- Businesses in Kenya only saw a mild improvement in operating conditions in October 2022
- The latest Purchasing Managers’ Index showed that ongoing concerns about the rising cost of living led to a softer expansion in new orders and a renewed drop in output
- Inflationary pressures remained severe, as firms highlighted a record increase in purchasing costs from the previous month
According to the latest Purchasing Managers’ Index, businesses in Kenya only saw a mild improvement in operating conditions in October 2022.
The Stanbic Bank Kenya survey showed that ongoing concerns about the rising cost of living led to a softer expansion in new orders and a renewed drop in output.
Despite this, employment continued to rise amid increased backlogs, while firms were the most upbeat about the
outlook for activity since July 2021.
“October’s PMI continued to signal an improvement in business conditions, albeit with a loss of momentum
compared to September. New orders, employment and purchasing growth, recorded weaker expansions. Bar manufacturing, output contracted slightly for the seventh time in eight months,” Mulalo Madula, Economist at Standard Bank said.
Output falls as new order growth cools
Inflationary pressures remained severe, as firms highlighted a record increase in purchasing costs from the previous month. Output charges were raised at the quickest rate since June to protect profit margins.
As such, the headline PMI dropped to 50.2 to signal only a fractional improvement in operating conditions in October. The index was down from a seven-month high of 51.7 in September when renewed growth was indicated due to the end of the national election period.
The headline figure derived from the survey is the Purchasing Managers’ IndexTM. Readings above 50.0 signal an improvement in business conditions in the previous month, while readings below 50.0 show a deterioration.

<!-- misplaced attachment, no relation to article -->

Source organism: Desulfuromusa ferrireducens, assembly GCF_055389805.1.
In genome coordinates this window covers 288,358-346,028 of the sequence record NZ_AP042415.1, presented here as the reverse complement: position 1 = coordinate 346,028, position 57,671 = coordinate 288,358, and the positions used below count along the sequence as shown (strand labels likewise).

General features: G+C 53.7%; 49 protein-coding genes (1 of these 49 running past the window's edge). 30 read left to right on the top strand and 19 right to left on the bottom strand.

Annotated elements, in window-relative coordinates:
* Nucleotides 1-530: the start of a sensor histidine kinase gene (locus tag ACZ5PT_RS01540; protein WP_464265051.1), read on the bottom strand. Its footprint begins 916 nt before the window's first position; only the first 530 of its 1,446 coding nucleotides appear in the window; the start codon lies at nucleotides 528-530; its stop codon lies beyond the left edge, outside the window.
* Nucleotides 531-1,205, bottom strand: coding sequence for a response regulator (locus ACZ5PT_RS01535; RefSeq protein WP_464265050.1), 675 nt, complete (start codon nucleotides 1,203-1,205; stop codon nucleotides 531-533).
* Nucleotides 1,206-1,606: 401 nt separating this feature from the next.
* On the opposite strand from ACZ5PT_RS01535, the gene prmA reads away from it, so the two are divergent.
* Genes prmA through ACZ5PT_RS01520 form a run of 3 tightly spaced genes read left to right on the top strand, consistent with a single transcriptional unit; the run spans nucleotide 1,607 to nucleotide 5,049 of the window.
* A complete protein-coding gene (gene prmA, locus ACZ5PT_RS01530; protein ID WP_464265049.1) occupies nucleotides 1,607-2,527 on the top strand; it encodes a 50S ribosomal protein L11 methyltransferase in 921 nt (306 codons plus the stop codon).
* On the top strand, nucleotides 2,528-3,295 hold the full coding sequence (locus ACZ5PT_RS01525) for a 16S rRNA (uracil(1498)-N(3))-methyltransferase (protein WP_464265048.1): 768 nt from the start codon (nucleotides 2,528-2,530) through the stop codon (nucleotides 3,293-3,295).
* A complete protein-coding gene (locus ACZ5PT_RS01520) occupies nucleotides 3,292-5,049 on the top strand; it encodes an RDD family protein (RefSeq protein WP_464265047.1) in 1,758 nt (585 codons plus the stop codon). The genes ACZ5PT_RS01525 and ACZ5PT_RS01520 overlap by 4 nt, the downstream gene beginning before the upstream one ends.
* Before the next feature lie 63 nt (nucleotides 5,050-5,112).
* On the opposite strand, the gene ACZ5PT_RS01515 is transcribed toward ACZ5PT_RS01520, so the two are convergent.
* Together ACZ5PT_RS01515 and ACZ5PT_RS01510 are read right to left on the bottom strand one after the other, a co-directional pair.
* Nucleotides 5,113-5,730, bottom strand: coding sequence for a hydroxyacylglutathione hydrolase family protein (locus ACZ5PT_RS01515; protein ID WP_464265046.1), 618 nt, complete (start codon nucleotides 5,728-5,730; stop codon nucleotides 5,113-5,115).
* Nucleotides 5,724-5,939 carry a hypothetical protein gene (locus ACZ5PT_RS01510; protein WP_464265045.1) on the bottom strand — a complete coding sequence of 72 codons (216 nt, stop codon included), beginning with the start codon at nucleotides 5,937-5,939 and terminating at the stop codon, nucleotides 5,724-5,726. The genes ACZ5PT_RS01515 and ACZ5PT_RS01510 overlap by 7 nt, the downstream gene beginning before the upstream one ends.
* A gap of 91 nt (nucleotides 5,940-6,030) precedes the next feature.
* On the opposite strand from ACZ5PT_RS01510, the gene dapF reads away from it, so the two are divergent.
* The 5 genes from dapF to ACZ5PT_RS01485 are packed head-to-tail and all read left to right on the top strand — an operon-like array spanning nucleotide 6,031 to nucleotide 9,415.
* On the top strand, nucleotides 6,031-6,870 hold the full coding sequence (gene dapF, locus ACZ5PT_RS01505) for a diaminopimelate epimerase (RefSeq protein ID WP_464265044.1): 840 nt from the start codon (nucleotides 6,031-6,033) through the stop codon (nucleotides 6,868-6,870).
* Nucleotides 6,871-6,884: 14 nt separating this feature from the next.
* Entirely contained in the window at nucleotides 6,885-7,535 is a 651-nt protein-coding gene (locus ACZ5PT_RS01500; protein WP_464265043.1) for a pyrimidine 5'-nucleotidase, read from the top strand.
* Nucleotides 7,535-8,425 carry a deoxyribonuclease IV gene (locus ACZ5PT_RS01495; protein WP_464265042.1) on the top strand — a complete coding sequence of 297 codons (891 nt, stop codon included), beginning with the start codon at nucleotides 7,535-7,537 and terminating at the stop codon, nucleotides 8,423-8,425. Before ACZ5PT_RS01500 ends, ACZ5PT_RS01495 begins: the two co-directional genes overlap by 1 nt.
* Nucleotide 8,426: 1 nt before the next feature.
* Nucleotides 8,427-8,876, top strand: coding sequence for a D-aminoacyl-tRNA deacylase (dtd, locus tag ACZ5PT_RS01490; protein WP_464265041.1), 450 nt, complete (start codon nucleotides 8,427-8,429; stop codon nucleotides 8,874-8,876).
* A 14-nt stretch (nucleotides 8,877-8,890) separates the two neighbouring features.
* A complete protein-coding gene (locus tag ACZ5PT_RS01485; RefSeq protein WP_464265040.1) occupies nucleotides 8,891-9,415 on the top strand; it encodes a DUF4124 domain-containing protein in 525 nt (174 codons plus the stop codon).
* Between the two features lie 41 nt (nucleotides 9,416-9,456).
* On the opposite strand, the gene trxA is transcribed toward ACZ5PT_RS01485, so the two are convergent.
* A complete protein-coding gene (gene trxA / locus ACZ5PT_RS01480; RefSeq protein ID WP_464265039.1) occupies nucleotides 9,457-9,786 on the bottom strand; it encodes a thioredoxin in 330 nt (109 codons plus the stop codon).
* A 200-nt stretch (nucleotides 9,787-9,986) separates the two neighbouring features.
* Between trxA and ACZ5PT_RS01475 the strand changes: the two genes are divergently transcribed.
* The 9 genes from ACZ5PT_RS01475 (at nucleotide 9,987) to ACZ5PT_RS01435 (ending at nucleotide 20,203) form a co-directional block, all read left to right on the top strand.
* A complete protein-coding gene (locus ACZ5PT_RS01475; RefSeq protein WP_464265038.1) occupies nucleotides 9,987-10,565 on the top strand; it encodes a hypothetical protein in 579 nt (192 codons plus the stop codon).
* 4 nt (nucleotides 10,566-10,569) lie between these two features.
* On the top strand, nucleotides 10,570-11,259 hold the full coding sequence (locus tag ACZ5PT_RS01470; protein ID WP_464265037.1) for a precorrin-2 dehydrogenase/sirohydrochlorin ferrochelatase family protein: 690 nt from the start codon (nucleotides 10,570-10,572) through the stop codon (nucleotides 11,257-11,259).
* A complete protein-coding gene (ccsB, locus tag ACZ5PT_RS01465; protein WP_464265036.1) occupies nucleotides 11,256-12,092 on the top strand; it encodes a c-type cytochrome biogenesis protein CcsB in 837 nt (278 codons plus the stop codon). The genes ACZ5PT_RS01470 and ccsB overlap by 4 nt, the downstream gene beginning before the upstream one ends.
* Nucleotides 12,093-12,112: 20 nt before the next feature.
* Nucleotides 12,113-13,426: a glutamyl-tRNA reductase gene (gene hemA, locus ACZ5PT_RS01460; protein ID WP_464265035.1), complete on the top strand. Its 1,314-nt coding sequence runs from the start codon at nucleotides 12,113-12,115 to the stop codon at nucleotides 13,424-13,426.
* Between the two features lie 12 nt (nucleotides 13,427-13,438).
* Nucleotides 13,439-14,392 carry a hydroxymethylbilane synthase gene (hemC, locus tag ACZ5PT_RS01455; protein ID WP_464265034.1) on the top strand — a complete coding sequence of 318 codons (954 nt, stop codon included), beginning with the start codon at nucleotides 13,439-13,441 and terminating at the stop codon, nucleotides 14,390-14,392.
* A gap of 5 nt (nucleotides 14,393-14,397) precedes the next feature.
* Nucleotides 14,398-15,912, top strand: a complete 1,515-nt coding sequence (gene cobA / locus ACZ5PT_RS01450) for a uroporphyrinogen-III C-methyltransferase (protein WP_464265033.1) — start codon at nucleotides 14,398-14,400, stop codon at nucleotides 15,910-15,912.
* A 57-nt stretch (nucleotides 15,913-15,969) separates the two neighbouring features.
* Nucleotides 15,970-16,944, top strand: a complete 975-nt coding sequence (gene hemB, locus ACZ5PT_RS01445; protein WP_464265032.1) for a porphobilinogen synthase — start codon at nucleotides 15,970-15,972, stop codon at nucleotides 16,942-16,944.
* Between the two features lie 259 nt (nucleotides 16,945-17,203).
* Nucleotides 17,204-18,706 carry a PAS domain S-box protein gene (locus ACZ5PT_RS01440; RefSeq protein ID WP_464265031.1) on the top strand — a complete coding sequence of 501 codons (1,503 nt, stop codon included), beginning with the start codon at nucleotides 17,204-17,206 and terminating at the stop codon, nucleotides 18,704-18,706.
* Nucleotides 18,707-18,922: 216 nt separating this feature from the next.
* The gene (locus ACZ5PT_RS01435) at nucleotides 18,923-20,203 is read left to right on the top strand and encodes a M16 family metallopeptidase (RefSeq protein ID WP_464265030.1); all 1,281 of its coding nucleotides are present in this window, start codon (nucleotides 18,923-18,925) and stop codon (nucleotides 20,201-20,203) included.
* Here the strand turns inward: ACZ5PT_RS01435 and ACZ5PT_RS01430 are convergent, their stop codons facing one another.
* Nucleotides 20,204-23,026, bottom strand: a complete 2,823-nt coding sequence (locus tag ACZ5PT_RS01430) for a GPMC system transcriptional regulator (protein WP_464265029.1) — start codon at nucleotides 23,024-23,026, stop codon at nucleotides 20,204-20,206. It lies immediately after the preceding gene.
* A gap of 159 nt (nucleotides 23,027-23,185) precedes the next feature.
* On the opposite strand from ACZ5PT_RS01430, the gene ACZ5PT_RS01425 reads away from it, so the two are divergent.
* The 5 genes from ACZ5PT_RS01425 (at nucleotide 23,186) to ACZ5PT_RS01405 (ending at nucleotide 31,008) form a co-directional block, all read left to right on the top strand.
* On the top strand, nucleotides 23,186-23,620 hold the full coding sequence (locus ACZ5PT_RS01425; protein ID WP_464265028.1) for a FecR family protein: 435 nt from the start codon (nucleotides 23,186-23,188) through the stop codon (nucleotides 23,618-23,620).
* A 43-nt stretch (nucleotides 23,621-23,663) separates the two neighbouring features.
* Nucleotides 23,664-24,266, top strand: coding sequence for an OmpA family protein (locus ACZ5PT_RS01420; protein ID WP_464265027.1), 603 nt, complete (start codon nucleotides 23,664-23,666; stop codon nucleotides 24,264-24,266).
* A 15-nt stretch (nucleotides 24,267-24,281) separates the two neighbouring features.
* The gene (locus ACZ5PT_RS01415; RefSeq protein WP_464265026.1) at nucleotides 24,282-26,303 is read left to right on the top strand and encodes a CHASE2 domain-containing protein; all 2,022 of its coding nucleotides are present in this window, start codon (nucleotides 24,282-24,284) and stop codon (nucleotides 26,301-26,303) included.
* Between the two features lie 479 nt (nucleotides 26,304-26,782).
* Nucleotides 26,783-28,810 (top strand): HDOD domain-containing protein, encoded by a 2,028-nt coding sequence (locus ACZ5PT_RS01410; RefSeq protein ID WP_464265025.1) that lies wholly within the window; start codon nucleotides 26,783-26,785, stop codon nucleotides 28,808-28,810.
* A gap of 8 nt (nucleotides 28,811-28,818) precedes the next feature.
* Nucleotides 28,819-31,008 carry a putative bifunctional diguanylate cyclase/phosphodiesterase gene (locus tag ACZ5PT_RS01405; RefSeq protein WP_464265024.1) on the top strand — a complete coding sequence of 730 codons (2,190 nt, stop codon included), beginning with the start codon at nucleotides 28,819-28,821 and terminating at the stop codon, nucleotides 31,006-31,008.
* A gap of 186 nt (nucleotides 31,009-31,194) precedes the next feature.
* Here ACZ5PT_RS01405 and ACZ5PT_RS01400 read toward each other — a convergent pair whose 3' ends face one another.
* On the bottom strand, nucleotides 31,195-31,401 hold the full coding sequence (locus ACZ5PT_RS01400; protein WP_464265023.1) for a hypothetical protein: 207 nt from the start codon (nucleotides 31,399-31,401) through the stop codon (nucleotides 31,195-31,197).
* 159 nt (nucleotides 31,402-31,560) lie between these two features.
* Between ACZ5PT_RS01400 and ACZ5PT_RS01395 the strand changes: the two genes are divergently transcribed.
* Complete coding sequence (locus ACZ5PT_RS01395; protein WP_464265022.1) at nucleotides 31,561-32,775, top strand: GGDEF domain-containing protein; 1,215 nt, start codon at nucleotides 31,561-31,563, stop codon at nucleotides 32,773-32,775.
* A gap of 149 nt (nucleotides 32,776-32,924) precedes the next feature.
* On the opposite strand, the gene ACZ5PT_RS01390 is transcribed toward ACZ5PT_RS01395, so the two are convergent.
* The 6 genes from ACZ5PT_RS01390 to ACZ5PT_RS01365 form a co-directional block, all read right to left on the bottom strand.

During the same period, new order inflows rose for the second month of October, following a five-month decline. However, the rate of growth slowed from September and was only slight, as panellists noted a weaker effect from customer sales rebounding following the election.
Moreover, rising living costs dampened client spending in many cases, contributing to lower sales volumes in the construction, services and wholesale & retail sectors. Agriculture and manufacturing were the only areas to record growth.
During the period under review, inflationary pressures negatively impacted business activity, as some respondents noted reduced capacity due to high running costs. Output fell for the seventh time in eight months, although only modestly.
Businesses in Kenya were negatively affected by August 2022 Elections – PMI
“On the downside, inflationary pressures appear to be increasing. Input costs accelerated, underpinned by higher fuel prices, a weaker exchange rate, staff costs, and shortages of commodities such as timber and animal feed. If price pressures persist and firms continue to pass on a higher share of rising input cost burdens to output charges, demand may weaken in the short to medium term, slowing the overall rate of improvement in Kenya’s business environment,” Madula added.
Purchase prices rise at a record pace
Notably, the latest survey data signalled a record uptick in purchase costs during October, driven by rising fuel costs, a weaker currency and material shortages.
Around 41% of companies saw their purchase costs rise.
Fears that prices will continue to rise contributed to a sharp increase in stockpiles of inputs in October, helped by a further rise in purchasing. Meanwhile, lead times shortened due to strong competition among suppliers.
With output falling, backlogs of work rose for the fifth month running and at a faster rate. Employment numbers subsequently ticked higher, with the rate of job creation quickening slightly from September but staying mild overall. Staff costs rose at the slowest pace since March.
Confidence towards future activity picks up sharply
The record increase in purchase costs led companies to raise their output charges sharply in October. Moreover, the pace of inflation accelerated to a four-month high.
Finally, output expectations were up to their strongest for 15 months in October. Despite growth headwinds, companies were more confident of rising client numbers and business expansion plans coming to fruition.
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